Sherry Johnson was forced to marry the man who forced upon her at the age of 11 after she gave birth to his child, which allowed him, a church deacon, to escape legal punishment for his crime.
However, Johnson is just one of the 700 million women in the world who have been married as children.
She is a Florida native, and she has now made it her mission to ensure that no other children meet the same fate she did.
Johnson’s goal is to shed light on the issue of child marriage in the U.S., where marriage before the age of 18, depending on the circumstances, is permitted in all 50 states.
More than 167,000 children have been married before their 17th birthday in 38 states between 2000 and 2010, and nearly 10% of those children have been married in Florida.
Florida is one of 25 states where a child of any age can be married, given certain circumstances.
Her story if resilience and strength is below, as told to Global Citizen.
She said that there are many simple things she didn’t get the chance to do: she never played with dolls or made lives for them like many other children because she had a real doll. She had to feed her daughter real food, change her real diapers, and all of that while she was just 10.
She survived being forced upon aged 8 by the church bishop, and then by her mom’s husband. She was forced upon again when she was 9, this time by the church deacon, and she fell pregnant.
She gave birth to her daughter, alone, in Jackson Memorial Hospital in Miami, aged 10. She said that she didn’t even understand the process of what was happening with her own body, and it was devastating.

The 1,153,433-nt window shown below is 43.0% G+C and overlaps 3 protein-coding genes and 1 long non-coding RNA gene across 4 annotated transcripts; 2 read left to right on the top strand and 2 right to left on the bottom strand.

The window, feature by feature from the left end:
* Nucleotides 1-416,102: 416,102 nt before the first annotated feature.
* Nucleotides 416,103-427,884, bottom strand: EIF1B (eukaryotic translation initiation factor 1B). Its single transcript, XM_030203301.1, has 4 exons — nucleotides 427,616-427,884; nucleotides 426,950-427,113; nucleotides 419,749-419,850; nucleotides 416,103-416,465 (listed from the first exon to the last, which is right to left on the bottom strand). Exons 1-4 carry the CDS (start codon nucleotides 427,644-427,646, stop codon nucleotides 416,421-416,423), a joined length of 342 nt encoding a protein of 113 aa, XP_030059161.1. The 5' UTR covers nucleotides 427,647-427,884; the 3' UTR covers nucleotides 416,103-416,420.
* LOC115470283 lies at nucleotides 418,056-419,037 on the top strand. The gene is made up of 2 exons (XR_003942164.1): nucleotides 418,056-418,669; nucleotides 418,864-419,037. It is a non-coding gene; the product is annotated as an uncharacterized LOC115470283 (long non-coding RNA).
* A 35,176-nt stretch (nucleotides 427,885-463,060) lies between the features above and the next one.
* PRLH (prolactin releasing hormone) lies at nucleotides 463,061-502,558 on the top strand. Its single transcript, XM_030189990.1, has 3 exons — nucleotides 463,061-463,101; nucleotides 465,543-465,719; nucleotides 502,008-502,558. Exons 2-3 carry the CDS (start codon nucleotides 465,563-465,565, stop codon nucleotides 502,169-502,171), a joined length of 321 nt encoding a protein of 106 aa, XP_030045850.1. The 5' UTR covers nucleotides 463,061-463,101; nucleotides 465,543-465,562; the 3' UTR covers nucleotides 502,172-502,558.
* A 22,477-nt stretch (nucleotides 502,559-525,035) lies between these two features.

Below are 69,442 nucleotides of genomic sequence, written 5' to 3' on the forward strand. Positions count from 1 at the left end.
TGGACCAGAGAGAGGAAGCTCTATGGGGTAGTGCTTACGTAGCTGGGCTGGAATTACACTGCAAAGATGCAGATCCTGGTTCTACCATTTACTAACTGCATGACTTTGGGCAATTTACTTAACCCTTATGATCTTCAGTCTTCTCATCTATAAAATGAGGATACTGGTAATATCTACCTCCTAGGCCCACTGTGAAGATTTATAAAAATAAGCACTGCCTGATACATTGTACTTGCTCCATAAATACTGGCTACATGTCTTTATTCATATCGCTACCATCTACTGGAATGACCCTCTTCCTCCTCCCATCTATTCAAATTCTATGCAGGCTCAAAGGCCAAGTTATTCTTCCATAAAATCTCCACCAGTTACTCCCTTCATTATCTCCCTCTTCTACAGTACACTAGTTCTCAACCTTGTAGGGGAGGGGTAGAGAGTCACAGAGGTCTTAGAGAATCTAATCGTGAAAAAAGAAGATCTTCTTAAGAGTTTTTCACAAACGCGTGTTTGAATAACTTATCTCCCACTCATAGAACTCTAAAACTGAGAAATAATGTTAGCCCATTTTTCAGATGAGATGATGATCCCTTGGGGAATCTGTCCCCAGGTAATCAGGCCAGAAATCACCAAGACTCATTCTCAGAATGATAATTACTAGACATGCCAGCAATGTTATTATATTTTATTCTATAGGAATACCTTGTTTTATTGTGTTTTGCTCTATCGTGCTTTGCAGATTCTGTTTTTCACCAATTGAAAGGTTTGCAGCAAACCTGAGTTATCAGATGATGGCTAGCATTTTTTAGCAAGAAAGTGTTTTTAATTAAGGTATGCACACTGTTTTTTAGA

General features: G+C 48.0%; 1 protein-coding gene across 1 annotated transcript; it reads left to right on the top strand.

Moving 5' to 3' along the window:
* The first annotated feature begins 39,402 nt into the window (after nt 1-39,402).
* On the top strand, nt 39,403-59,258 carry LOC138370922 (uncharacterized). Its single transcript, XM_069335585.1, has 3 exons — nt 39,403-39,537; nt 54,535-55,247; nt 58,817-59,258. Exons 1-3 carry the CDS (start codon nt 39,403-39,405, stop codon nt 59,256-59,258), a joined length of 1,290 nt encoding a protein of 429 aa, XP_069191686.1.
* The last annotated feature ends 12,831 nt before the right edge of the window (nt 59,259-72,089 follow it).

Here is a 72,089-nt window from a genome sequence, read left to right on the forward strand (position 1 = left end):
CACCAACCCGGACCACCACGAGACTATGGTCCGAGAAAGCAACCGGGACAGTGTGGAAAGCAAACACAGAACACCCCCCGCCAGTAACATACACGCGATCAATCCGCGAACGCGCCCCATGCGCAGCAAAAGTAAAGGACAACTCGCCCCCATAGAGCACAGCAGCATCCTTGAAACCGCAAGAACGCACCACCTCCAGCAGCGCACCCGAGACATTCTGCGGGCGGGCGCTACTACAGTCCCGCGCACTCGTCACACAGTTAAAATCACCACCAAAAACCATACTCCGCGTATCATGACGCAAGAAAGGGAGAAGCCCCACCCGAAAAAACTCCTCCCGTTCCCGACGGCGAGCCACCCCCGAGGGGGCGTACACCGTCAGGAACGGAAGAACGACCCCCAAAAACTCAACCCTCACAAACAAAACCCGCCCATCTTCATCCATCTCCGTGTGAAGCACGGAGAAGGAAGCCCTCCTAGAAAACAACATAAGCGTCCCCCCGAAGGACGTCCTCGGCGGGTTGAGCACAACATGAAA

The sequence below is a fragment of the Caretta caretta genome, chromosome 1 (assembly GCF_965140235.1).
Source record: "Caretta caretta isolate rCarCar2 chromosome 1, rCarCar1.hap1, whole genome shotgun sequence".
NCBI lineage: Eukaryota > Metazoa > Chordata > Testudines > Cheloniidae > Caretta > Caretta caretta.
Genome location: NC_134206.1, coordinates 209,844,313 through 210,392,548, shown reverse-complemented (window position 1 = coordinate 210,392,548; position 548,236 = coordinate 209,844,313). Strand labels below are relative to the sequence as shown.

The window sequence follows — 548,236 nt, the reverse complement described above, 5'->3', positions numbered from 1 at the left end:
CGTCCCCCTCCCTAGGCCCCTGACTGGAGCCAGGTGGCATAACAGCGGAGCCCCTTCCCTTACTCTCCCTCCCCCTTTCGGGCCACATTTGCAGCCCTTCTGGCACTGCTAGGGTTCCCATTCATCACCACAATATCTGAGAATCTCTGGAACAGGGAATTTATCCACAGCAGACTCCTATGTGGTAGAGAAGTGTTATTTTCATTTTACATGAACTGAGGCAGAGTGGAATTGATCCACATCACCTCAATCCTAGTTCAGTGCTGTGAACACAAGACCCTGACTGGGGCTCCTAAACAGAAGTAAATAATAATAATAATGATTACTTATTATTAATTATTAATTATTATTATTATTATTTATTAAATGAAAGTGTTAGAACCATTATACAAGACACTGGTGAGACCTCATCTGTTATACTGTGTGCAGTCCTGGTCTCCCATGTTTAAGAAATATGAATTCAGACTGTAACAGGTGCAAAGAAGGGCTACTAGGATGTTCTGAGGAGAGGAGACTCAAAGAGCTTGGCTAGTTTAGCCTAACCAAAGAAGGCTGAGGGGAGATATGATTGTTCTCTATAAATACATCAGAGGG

When authorities started investigating the case, she was forced to marry the church deacon to cover things up. Even though the age of marriage in Florida is 18, you can be married at any age if you’re pregnant or have a child.
So, instead of handcuffing him, they handcuffed her by putting her in a wedding dress.
She finally got a divorce aged 17, but not until she gave birth to five other children. Each time she got pregnant, she was taken out of school.
And, as she says, that really sums up her childhood.
She went back to school, but there are some things you just can’t regain. She constantly had to depend on others to make decisions for her, and even though she had adult responsibilities, she was not considered of the age of accountability to be responsible for her own life in the eyes of the law.
She had to depend on her parents and the church deacon to do them for her.
Even though it was a huge struggle, she wanted to be there for her children, and did the best she could with what she had at the time.
Even after she was able to get divorced, the cycle continued, and she married two more times, with similar men, living in similar situations.
Thankfully, she was able to forgive herself for what happened, and it has enabled her to move forward with her life and make sure that no other child has to face what she did.
Johnson knows how horrifying life in child marriage is firsthand, and that there’s nothing good or happy about it.
It’s not fair for a child to be put in such a situation where they can’t even protect themselves.
She has been working to close these legal loopholes in Florida and other parts of the US over the last few years, but she admits that it has been difficult.
She asked Cynthia Stafford, a Democratic House Rep. to present a bill to stop child marriage in 2013 and firmly set the minimum age at 18 – without exceptions. The bill passed unanimously in the House, but not in the Senate.
She has been knocking on senators doors and asking for the bill to be revised every year, but she says that some politicians don’t even believe that her story could be true. Many of them insist that the legal age of marriage in Florida is 18, and they don’t even know about the loopholes.
She it still fighting for this bill to be passed and hopes that one day a similar bill will be adopted across the nation.